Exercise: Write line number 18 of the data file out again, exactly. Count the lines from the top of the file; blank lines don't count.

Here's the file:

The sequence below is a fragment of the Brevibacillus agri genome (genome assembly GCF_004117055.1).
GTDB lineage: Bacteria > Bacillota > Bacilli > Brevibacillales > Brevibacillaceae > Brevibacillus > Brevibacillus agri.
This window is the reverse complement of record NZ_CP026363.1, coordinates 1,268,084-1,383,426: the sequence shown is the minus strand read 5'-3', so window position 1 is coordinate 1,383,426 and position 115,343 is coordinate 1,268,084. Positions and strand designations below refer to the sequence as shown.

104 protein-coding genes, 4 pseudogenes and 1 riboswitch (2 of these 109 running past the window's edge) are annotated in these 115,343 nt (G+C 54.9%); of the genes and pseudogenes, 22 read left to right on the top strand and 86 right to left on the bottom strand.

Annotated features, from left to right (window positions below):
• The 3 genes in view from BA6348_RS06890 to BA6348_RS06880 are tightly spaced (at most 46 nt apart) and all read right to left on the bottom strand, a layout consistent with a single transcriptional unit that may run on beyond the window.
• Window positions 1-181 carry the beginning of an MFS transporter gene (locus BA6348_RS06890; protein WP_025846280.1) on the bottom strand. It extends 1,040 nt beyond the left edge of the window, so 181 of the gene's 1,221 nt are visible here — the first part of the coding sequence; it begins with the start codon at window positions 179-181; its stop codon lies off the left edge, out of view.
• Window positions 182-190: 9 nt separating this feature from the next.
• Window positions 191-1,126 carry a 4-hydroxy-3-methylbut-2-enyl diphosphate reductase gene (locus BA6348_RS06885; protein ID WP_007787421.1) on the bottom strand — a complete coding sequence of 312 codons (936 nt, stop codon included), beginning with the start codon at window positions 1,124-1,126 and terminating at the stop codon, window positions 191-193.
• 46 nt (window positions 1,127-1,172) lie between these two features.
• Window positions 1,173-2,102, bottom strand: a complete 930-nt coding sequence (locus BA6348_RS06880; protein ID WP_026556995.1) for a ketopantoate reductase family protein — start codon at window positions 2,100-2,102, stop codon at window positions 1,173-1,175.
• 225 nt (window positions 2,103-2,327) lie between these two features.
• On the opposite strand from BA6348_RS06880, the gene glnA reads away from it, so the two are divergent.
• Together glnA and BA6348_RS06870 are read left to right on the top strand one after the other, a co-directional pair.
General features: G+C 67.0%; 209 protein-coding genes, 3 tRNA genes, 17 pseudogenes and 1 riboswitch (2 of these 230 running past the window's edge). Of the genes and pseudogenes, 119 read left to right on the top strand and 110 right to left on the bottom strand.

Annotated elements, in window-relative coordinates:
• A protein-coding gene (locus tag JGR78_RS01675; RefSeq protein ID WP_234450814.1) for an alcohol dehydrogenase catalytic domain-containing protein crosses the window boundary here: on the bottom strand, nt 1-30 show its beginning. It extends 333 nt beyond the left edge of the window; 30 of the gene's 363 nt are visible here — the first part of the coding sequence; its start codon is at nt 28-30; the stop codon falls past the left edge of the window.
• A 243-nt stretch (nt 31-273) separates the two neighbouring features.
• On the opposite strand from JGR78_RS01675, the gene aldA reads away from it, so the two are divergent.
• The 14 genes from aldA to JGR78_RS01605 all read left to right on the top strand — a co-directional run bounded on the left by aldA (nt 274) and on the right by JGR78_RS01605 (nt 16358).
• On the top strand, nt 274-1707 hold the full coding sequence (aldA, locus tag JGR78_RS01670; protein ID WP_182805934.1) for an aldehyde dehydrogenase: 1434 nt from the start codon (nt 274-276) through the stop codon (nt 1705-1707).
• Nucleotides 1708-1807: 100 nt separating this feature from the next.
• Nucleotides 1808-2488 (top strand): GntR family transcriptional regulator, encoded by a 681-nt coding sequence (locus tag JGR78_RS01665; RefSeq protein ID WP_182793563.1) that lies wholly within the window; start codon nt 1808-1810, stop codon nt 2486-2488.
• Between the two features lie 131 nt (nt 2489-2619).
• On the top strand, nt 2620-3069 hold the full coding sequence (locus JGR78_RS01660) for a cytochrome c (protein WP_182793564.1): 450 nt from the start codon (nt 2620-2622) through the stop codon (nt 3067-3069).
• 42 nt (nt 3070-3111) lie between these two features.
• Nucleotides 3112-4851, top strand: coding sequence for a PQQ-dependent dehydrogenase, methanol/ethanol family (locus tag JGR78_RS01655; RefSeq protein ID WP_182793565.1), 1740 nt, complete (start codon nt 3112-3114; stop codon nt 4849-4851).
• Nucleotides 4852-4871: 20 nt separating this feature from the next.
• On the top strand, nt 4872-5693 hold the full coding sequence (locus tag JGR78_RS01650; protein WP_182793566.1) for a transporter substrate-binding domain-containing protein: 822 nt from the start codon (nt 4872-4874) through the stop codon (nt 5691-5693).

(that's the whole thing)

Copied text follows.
• A 243-nt stretch (nt 31-273) separates the two neighbouring features.